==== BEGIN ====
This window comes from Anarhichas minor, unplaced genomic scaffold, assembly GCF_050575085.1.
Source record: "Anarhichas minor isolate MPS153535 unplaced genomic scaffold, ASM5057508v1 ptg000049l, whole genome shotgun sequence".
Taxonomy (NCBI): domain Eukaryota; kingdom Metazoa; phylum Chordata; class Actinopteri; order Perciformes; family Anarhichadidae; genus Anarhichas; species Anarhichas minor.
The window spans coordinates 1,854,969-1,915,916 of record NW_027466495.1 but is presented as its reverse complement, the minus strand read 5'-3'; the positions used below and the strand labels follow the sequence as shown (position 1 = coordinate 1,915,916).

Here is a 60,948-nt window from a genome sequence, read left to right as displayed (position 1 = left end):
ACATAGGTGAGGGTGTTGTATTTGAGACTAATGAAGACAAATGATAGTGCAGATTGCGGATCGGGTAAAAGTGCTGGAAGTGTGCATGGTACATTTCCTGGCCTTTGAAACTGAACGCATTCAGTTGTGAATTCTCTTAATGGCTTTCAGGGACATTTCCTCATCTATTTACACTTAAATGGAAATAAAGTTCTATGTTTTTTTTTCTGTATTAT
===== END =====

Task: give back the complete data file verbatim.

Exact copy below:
This window comes from Anarhichas minor, unplaced genomic scaffold, assembly GCF_050575085.1.
Source record: "Anarhichas minor isolate MPS153535 unplaced genomic scaffold, ASM5057508v1 ptg000049l, whole genome shotgun sequence".
Taxonomy (NCBI): domain Eukaryota; kingdom Metazoa; phylum Chordata; class Actinopteri; order Perciformes; family Anarhichadidae; genus Anarhichas; species Anarhichas minor.
The window spans coordinates 1,854,969-1,915,916 of record NW_027466495.1 but is presented as its reverse complement, the minus strand read 5'-3'; the positions used below and the strand labels follow the sequence as shown (position 1 = coordinate 1,915,916).

Here is a 60,948-nt window from a genome sequence, read left to right as displayed (position 1 = left end):
ACATAGGTGAGGGTGTTGTATTTGAGACTAATGAAGACAAATGATAGTGCAGATTGCGGATCGGGTAAAAGTGCTGGAAGTGTGCATGGTACATTTCCTGGCCTTTGAAACTGAACGCATTCAGTTGTGAATTCTCTTAATGGCTTTCAGGGACATTTCCTCATCTATTTACACTTAAATGGAAATAAAGTTCTATGTTTTTTTTTCTGTATTAT